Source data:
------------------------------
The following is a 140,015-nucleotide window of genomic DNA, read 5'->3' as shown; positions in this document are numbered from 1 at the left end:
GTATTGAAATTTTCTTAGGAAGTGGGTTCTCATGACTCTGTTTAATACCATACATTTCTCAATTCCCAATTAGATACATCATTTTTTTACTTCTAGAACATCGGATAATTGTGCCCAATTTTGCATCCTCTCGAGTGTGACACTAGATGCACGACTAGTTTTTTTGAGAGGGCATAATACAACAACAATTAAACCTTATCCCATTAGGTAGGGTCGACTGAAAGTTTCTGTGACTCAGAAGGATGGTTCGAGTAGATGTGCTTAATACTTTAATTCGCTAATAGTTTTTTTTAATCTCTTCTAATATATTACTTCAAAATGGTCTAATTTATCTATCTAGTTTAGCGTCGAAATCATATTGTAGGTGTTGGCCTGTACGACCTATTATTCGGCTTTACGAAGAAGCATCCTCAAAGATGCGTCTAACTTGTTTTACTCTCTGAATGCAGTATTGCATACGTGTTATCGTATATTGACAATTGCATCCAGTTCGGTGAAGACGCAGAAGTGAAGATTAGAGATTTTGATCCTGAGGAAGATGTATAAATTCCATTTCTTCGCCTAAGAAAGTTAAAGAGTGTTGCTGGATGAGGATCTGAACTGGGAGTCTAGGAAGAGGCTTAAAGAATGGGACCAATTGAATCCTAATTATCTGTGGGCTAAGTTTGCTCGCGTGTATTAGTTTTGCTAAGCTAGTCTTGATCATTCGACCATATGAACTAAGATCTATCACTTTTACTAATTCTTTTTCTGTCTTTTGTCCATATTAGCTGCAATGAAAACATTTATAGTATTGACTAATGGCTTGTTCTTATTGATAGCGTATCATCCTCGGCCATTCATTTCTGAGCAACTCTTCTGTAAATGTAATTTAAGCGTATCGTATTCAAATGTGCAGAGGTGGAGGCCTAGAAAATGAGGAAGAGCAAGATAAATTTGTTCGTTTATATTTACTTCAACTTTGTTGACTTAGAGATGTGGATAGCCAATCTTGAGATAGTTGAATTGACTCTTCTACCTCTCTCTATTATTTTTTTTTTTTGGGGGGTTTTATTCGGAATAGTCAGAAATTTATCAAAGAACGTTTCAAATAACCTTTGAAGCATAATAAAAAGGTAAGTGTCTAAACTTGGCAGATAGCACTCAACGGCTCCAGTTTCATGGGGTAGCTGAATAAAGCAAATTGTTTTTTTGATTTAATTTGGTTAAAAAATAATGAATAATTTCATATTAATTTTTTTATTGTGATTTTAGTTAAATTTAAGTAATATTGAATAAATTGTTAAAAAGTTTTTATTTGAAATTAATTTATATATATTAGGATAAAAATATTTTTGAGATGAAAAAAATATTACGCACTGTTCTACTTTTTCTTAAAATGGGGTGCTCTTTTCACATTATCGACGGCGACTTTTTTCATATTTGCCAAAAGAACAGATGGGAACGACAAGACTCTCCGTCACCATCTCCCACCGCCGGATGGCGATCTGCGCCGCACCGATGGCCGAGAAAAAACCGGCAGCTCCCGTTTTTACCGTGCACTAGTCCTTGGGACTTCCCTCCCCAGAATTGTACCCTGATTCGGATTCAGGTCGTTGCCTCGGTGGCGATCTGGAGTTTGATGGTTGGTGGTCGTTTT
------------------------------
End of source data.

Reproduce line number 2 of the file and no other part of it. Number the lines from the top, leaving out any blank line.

GTATTGAAATTTTCTTAGGAAGTGGGTTCTCATGACTCTGTTTAATACCATACATTTCTCAATTCCCAATTAGATACATCATTTTTTTACTTCTAGAACATCGGATAATTGTGCCCAATTTTGCATCCTCTCGAGTGTGACACTAGATGCACGACTAGTTTTTTTGAGAGGGCATAATACAACAACAATTAAACCTTATCCCATTAGGTAGGGTCGACTGAAAGTTTCTGTGACTCAGAAGGATGGTTCGAGTAGATGTGCTTAATACTTTAATTCGCTAATAGTTTTTTTTAATCTCTTCTAATATATTACTTCAAAATGGTCTAATTTATCTATCTAGTTTAGCGTCGAAATCATATTGTAGGTGTTGGCCTGTACGACCTATTATTCGGCTTTACGAAGAAGCATCCTCAAAGATGCGTCTAACTTGTTTTACTCTCTGAATGCAGTATTGCATACGTGTTATCGTATATTGACAATTGCATCCAGTTCGGTGAAGACGCAGAAGTGAAGATTAGAGATTTTGATCCTGAGGAAGATGTATAAATTCCATTTCTTCGCCTAAGAAAGTTAAAGAGTGTTGCTGGATGAGGATCTGAACTGGGAGTCTAGGAAGAGGCTTAAAGAATGGGACCAATTGAATCCTAATTATCTGTGGGCTAAGTTTGCTCGCGTGTATTAGTTTTGCTAAGCTAGTCTTGATCATTCGACCATATGAACTAAGATCTATCACTTTTACTAATTCTTTTTCTGTCTTTTGTCCATATTAGCTGCAATGAAAACATTTATAGTATTGACTAATGGCTTGTTCTTATTGATAGCGTATCATCCTCGGCCATTCATTTCTGAGCAACTCTTCTGTAAATGTAATTTAAGCGTATCGTATTCAAATGTGCAGAGGTGGAGGCCTAGAAAATGAGGAAGAGCAAGATAAATTTGTTCGTTTATATTTACTTCAACTTTGTTGACTTAGAGATGTGGATAGCCAATCTTGAGATAGTTGAATTGACTCTTCTACCTCTCTCTATTATTTTTTTTTTTTGGGGGGTTTTATTCGGAATAGTCAGAAATTTATCAAAGAACGTTTCAAATAACCTTTGAAGCATAATAAAAAGGTAAGTGTCTAAACTTGGCAGATAGCACTCAACGGCTCCAGTTTCATGGGGTAGCTGAATAAAGCAAATTGTTTTTTTGATTTAATTTGGTTAAAAAATAATGAATAATTTCATATTAATTTTTTTATTGTGATTTTAGTTAAATTTAAGTAATATTGAATAAATTGTTAAAAAGTTTTTATTTGAAATTAATTTATATATATTAGGATAAAAATATTTTTGAGATGAAAAAAATATTACGCACTGTTCTACTTTTTCTTAAAATGGGGTGCTCTTTTCACATTATCGACGGCGACTTTTTTCATATTTGCCAAAAGAACAGATGGGAACGACAAGACTCTCCGTCACCATCTCCCACCGCCGGATGGCGATCTGCGCCGCACCGATGGCCGAGAAAAAACCGGCAGCTCCCGTTTTTACCGTGCACTAGTCCTTGGGACTTCCCTCCCCAGAATTGTACCCTGATTCGGATTCAGGTCGTTGCCTCGGTGGCGATCTGGAGTTTGATGGTTGGTGGTCGTTTT